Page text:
'Organic And Chic' Alternatives To Junk Food Nearly 10 years ago, Sarah Magid became obsessed with all things sweet: cakes, cookies, candy. Her book, Organic and Chic is intended as a healthy and organic take on junk food.
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'Organic And Chic' Alternatives To Junk Food

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'Organic And Chic' Alternatives To Junk Food

'Organic And Chic' Alternatives To Junk Food

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Nearly ten years ago, Sarah Magid became obsessed with all things sweet -cakes, cookies, candy. At the time, she was working as a shoe designer for Tommy Hilfiger by day and experimenting with big treats by night. One day, her three-year-old son asked for a box of Twinkies, a snack food that Magid's parents never let her eat.

After she read the ingredients on the package, she understood why. To avoid what she calls a Death Con 3 meltdown, Magid whipped up a batch of Twinkies with organic ingredients, and she calls them Goldies.

Sarah Magid has written "Organic and Chic: A Cookbook of Recipes for Organic Sweets and Baked Goods." And, yes, it does include a recipe for those Goldies. And she joins us from the studios of Chicago Public Radio. Welcome to the program, Sarah.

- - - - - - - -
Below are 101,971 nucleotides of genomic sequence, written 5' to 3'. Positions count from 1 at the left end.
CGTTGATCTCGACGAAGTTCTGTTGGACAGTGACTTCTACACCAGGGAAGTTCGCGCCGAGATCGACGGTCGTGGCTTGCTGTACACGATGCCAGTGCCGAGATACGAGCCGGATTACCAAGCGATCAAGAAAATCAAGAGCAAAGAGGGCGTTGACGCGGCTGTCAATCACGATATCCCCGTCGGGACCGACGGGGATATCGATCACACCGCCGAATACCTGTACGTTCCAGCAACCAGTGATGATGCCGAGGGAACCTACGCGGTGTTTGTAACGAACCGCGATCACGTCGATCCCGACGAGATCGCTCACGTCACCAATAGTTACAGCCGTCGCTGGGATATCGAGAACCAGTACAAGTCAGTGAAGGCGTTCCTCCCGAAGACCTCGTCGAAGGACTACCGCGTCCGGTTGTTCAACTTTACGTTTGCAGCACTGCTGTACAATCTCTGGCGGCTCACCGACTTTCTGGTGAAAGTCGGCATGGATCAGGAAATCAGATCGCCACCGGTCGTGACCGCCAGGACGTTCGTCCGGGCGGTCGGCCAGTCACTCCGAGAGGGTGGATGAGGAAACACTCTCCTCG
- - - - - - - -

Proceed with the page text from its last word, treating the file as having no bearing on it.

Ms. SARAH MAGID (Author, "Organic and Chic: A Cookbook of Recipes for Organic Sweets and Baked Goods"): Thank you for having me.

HANSEN: So, basically if Goldies is your organic take on the infamous Twinkies, what exactly is in the recipe?

Ms. MAGID: Well, I sort of divert from having it be a vanilla sponge cake and go towards the chocolate cake, because that's the most popular cake that's requested of me. So, it's a dark chocolate sponge cake that is filled with an organic whipped vanilla buttercream and coated in a dark chocolate glaze. And then I chill them and dust them with an edible gold metallic powder.

And it's sort of my influence from loving jewelry and fashion that adds a little sparkly touch.

HANSEN: Does it end up being more expensive? I mean, it may be better for you but a little bit gold dust?

Ms. MAGID: A little goes a long way so it's not as expensive. And in general, organic ingredients have come down in price as people are buying more and more of it. So, it's accessible.

HANSEN: Don't you think organic junk food is an oxymoron?

Ms. MAGID: Well, you know, I'm a mom of two. You know, I'm not going to shelter my kids from the world of candy and cakes. There's birthday parties, there's weddings, there's all kinds of celebrations and I think we all deserve to have sweets in our lives. And kids and adults are always going to be eating chocolate and cake and it's better to have it be organic than none at all.

HANSEN: I'm looking at these cakes in the book and, wow. I mean, so many of them look like they, you know, you should be on Martha Stewart or something. I mean, there's a, you have a recipe for the easiest chocolate cake and yet all these flowers are on it and decorated. I mean, isn't this tough for the normal person to do?